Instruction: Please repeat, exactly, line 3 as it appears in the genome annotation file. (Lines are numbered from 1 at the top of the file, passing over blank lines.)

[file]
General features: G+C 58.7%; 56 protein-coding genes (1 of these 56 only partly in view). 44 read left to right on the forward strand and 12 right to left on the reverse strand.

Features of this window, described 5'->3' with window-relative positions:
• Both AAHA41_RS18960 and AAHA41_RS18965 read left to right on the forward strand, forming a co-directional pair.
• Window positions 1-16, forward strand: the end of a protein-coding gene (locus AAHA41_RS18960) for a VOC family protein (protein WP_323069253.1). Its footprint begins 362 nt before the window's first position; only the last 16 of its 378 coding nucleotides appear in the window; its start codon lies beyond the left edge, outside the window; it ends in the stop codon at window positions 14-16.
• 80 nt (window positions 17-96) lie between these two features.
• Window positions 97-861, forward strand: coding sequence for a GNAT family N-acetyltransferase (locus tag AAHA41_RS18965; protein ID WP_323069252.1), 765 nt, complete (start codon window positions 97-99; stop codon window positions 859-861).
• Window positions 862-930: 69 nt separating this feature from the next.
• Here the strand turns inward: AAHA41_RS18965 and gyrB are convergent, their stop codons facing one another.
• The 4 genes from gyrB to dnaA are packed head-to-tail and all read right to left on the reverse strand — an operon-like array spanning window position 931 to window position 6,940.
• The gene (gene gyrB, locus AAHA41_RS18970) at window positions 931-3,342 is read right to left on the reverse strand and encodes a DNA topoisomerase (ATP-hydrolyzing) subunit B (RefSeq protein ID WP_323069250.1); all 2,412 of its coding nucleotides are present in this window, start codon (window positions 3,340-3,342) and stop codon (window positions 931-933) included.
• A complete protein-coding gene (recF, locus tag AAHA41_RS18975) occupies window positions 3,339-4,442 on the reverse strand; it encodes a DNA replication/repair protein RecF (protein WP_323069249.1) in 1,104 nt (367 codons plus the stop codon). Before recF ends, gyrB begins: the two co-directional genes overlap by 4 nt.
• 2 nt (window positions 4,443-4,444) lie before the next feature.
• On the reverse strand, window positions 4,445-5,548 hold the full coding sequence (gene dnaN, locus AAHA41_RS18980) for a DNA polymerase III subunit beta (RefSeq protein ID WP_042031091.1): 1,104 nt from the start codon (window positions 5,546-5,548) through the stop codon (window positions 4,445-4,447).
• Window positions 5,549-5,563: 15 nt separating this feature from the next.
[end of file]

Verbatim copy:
• Both AAHA41_RS18960 and AAHA41_RS18965 read left to right on the forward strand, forming a co-directional pair.